Results and discussion

Synthesis and characterization of SNAPPs

To demonstrate the potential of this new class of antimicrobial nanomaterial, SNAPPs in the form of 16- and 32-arm star peptide polymer nanoparticles S16 and S32, respectively, were synthesized via NCA–ROP (number-average molecular weight, Mn = 43.8 kDa (S16), 74.8 kDa (S32); hydrodynamic diameter, DH = 7.7 nm (S16), 13.5 nm (S32); Fig. 1, Supplementary Section ‘Synthesis and Characterization of SNAPPs’, Supplementary Figs 1–8 and Supplementary Table 1), in a similar fashion to that reported by us18. Inspired by naturally occurring AMPs where the mode of action has been partly attributed to a positively charged amphipathic structure8 and after taking into account various synthetic considerations, lysine and valine were selected as cationic and hydrophobic amino acids, respectively. Their monomeric NCA derivatives were randomly polymerized from a PAMAM dendritic core to form the star arms with a theoretical lysine-to-valine ratio of 2:1, which was selected to promote water solubility and an average degree of polymerization (DP) of 30 residues per star arm at complete monomer conversion.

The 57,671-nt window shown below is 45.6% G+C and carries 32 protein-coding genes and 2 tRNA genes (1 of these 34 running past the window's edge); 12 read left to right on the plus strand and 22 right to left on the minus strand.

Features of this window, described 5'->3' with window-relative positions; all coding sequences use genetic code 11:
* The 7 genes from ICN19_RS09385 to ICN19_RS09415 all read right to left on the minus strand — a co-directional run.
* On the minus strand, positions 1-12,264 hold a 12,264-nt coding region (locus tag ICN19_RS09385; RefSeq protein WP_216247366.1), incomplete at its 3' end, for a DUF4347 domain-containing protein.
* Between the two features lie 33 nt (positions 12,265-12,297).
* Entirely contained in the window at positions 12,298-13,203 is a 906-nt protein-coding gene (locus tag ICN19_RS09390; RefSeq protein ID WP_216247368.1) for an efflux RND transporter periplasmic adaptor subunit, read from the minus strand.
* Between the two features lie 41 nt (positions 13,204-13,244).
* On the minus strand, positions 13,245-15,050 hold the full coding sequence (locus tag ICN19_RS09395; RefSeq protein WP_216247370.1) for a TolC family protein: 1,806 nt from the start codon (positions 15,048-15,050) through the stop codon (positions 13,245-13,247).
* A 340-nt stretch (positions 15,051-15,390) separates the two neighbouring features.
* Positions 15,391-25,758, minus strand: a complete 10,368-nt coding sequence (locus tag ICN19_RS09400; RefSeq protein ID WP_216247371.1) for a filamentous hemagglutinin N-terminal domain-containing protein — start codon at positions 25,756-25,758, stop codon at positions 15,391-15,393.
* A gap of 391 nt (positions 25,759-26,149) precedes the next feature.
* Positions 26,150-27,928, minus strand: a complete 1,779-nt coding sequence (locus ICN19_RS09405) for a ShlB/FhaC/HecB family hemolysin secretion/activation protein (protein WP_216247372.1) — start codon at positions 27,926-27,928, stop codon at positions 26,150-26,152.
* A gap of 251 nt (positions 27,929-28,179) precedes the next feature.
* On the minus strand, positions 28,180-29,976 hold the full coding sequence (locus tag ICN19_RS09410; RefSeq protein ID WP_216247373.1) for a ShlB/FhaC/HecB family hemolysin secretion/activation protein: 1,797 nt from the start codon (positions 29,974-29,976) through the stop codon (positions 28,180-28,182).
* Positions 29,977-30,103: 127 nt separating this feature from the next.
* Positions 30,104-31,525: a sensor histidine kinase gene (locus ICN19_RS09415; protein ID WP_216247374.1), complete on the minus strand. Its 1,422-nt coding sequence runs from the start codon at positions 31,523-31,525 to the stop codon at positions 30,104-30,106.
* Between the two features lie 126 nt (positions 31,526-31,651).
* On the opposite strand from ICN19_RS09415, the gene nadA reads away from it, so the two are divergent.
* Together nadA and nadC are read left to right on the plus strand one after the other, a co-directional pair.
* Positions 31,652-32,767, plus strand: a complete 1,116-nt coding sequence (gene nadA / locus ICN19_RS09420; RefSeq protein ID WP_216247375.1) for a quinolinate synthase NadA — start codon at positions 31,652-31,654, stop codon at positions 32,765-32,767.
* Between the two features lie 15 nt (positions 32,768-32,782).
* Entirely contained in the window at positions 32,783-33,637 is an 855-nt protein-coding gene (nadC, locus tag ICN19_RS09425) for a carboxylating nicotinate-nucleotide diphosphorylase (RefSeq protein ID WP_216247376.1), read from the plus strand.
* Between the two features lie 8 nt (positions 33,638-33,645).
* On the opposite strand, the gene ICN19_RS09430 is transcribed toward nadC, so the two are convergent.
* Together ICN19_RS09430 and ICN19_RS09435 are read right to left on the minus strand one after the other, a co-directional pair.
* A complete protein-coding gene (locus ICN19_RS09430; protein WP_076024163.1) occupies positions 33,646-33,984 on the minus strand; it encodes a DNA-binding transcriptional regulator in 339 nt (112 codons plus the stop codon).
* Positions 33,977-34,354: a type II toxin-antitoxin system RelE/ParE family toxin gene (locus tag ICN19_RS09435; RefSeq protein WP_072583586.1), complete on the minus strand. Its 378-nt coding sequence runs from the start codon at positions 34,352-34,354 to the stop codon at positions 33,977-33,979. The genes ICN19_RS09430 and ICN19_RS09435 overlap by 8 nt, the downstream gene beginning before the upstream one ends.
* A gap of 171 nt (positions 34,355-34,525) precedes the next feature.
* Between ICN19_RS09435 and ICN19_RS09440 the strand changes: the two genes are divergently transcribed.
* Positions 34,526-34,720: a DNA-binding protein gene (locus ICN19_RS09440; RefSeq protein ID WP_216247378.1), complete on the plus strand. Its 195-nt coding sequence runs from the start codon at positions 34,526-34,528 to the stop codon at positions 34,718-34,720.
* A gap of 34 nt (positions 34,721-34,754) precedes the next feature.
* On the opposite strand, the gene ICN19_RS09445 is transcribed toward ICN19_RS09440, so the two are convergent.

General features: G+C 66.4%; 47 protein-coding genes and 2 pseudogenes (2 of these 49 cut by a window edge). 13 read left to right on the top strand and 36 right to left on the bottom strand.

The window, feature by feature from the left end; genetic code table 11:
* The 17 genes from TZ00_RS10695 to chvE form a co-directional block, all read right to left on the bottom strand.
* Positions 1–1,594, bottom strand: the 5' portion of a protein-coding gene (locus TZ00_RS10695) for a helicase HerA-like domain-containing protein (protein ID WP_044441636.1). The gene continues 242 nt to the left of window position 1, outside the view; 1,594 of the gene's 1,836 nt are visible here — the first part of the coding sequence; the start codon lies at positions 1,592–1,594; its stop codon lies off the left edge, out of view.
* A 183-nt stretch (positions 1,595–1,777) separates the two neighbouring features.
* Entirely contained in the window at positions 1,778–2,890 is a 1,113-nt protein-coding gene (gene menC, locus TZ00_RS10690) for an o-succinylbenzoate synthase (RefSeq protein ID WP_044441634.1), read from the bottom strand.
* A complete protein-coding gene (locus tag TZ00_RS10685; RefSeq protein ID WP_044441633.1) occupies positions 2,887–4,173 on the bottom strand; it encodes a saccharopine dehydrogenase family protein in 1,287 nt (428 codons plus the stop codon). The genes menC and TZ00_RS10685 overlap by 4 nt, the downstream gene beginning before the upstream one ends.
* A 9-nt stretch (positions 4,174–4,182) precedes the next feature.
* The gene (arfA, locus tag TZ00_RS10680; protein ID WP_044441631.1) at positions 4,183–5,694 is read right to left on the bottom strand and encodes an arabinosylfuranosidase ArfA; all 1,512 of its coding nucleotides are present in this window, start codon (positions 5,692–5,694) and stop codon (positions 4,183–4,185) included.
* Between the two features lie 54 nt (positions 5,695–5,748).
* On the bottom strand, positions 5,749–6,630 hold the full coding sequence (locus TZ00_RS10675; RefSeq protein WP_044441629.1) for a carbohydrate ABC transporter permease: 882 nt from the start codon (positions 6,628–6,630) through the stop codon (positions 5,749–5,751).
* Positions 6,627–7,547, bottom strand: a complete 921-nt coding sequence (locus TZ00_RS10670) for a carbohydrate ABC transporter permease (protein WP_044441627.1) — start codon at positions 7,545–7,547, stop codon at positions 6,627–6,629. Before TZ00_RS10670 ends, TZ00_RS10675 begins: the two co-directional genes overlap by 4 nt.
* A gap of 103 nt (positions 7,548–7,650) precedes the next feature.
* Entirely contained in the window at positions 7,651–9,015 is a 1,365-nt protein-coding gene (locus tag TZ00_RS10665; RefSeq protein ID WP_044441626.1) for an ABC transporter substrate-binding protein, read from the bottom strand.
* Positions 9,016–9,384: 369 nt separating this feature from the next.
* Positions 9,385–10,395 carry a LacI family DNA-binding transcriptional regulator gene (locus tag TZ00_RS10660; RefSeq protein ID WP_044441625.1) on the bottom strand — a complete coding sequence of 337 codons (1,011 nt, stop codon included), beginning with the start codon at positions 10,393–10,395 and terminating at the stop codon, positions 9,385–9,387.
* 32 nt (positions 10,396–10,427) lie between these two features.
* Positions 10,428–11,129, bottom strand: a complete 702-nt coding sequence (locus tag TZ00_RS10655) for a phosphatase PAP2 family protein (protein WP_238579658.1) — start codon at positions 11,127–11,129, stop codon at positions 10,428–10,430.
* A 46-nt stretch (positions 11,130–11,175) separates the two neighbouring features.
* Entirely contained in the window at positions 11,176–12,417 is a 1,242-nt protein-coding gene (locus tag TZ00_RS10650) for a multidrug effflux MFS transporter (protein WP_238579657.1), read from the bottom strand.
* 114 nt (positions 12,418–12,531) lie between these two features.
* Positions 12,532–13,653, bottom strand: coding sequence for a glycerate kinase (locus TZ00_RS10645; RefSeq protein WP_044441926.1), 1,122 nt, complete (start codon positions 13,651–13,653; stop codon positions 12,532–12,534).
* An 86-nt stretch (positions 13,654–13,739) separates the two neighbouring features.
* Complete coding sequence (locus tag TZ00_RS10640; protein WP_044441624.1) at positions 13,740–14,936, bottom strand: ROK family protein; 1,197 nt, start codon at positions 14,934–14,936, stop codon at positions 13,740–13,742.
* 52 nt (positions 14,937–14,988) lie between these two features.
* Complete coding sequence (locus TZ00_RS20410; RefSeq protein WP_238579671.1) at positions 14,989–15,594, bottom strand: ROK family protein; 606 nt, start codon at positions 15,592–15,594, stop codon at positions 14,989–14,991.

Figure 1: Synthesis of SNAPPs.
Figure 1

Synthesis of SNAPPs via ring-opening polymerization of lysine and valine N-carboxyanhydrides (NCAs) was initiated from the terminal amines of poly(amido amine) (PAMAM) dendrimers. Second- and third-generation PAMAM dendrimers (see Supplementary Fig. 2 for the structure of the former) with 16 and 32 peripheral primary amines were used to prepare 16- and 32-arm SNAPPs, respectively. Note that the number of initiating points on the figure does not reflect the actual number, which is 16 or 32. The number of repeat units for lysine and valine are a and b, respectively. The lysine-to-valine ratios (a:b) are provided in Supplementary Table 1.

In vitro antimicrobial properties of SNAPPs